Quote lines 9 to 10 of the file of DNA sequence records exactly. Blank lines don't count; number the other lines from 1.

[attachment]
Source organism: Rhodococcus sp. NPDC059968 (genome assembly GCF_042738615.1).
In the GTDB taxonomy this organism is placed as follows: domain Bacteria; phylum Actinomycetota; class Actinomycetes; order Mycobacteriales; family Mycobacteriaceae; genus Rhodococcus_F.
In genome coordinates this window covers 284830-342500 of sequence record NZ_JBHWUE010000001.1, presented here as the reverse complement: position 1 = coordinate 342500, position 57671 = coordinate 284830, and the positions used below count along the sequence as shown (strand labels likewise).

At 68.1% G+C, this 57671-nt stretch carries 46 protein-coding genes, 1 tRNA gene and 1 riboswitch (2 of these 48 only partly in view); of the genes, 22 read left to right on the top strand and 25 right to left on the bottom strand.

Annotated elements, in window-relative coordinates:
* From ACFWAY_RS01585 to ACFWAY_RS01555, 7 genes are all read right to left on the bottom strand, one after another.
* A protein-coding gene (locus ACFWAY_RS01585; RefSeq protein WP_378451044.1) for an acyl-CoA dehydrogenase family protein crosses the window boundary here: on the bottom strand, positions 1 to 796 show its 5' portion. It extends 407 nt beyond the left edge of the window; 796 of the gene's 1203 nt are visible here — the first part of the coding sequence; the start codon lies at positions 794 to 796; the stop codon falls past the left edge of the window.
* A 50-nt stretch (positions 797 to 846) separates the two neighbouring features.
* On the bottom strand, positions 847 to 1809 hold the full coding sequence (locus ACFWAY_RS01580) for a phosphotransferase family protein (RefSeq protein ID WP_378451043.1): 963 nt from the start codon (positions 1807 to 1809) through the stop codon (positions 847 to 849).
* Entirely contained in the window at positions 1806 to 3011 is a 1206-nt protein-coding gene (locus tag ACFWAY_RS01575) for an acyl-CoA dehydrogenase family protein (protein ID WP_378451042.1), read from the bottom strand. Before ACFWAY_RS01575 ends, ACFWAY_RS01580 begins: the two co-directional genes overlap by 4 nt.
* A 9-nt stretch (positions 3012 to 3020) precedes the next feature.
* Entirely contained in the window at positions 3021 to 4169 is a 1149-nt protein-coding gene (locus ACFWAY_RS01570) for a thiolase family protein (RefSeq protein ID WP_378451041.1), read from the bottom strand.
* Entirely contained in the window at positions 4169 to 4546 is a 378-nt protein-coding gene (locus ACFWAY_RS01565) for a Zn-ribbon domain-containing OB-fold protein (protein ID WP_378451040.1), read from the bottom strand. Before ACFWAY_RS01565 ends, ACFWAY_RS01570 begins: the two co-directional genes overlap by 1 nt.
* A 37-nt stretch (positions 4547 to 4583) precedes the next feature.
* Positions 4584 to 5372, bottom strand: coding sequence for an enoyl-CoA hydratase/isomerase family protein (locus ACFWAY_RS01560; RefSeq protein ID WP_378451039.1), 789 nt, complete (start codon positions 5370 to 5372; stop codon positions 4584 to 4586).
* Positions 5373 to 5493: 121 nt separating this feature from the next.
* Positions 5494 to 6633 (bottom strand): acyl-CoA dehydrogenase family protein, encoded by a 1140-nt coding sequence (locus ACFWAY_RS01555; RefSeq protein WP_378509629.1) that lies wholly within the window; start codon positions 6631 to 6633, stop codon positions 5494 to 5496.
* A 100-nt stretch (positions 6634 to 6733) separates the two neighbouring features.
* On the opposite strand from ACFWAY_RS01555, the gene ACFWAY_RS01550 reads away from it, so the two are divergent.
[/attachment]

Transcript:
* On the bottom strand, positions 847 to 1809 hold the full coding sequence (locus ACFWAY_RS01580) for a phosphotransferase family protein (RefSeq protein ID WP_378451043.1): 963 nt from the start codon (positions 1807 to 1809) through the stop codon (positions 847 to 849).
* Entirely contained in the window at positions 1806 to 3011 is a 1206-nt protein-coding gene (locus tag ACFWAY_RS01575) for an acyl-CoA dehydrogenase family protein (protein ID WP_378451042.1), read from the bottom strand. Before ACFWAY_RS01575 ends, ACFWAY_RS01580 begins: the two co-directional genes overlap by 4 nt.